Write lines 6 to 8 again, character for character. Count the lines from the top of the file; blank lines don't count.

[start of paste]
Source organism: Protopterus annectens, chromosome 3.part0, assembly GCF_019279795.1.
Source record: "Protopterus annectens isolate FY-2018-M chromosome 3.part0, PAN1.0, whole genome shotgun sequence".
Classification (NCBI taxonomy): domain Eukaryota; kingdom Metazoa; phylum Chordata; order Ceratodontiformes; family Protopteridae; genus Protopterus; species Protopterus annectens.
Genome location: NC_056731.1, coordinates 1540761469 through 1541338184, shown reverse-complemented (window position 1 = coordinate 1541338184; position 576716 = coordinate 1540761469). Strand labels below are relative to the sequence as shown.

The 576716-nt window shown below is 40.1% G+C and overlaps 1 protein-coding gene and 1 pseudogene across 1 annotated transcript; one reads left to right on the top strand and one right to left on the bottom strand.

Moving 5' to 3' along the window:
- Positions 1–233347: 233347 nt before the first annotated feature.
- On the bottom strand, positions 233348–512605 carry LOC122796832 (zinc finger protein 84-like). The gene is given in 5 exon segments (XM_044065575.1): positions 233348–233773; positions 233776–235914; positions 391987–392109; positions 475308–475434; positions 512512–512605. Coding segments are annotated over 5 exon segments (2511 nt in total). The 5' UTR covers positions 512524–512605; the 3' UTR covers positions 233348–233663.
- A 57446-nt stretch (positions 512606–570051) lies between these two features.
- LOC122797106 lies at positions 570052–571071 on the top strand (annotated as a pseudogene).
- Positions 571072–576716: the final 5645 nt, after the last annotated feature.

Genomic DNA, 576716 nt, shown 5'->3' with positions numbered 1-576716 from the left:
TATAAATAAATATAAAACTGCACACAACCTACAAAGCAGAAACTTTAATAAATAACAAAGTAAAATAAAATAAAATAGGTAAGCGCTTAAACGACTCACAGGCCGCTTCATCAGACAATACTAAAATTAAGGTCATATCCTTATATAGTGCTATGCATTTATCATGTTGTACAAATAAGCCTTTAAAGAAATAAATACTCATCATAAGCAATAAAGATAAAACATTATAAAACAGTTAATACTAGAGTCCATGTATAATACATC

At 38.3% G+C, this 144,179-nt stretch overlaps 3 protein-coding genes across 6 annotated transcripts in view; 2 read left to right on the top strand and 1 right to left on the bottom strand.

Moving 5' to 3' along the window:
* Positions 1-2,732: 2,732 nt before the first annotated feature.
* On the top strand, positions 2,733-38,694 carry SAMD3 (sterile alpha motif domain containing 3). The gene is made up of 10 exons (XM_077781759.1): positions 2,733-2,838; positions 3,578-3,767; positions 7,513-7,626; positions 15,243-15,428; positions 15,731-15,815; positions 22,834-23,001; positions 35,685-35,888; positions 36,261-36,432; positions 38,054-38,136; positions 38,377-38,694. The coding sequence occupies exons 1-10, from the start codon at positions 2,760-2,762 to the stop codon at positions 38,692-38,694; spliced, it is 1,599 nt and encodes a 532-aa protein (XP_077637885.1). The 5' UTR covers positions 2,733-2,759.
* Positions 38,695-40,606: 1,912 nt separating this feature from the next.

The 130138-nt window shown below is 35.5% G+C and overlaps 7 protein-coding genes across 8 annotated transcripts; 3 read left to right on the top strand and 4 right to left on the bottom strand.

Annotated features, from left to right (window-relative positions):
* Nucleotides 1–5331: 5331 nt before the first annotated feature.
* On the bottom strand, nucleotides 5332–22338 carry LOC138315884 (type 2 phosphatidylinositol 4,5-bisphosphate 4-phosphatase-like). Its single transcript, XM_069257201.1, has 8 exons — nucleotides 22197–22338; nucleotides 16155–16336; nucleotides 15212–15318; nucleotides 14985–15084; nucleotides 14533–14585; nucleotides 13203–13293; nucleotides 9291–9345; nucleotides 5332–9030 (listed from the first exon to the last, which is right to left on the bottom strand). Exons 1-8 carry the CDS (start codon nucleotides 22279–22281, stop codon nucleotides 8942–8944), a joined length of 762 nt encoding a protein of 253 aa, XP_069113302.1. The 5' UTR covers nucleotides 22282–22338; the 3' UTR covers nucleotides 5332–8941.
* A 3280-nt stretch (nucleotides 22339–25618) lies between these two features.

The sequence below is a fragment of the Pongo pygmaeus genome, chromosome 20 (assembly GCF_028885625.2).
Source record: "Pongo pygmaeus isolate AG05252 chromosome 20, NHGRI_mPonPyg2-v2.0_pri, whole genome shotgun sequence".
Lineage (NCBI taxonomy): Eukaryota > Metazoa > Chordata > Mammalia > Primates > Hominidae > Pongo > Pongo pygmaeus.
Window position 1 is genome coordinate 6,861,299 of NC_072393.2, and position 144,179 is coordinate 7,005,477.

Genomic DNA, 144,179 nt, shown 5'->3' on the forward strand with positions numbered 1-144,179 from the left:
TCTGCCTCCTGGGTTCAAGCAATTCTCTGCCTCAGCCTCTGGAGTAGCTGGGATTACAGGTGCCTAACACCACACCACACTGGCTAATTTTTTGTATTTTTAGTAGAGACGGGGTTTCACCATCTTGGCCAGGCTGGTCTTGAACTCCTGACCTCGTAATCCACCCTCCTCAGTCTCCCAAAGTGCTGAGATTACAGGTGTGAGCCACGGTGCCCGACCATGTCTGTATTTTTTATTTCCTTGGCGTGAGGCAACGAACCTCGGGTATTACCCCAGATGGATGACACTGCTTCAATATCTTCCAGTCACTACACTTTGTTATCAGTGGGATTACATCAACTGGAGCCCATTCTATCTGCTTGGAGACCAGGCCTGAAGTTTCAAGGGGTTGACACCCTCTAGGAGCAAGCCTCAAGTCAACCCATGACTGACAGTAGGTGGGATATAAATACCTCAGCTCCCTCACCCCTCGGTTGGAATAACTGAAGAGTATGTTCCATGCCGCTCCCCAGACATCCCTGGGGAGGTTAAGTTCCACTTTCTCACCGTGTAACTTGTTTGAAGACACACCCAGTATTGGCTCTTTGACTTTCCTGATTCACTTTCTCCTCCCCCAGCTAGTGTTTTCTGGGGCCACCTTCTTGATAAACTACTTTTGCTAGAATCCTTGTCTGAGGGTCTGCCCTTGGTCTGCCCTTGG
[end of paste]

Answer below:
Moving 5' to 3' along the window:
- Positions 1–233347: 233347 nt before the first annotated feature.
- On the bottom strand, positions 233348–512605 carry LOC122796832 (zinc finger protein 84-like). The gene is given in 5 exon segments (XM_044065575.1): positions 233348–233773; positions 233776–235914; positions 391987–392109; positions 475308–475434; positions 512512–512605. Coding segments are annotated over 5 exon segments (2511 nt in total). The 5' UTR covers positions 512524–512605; the 3' UTR covers positions 233348–233663.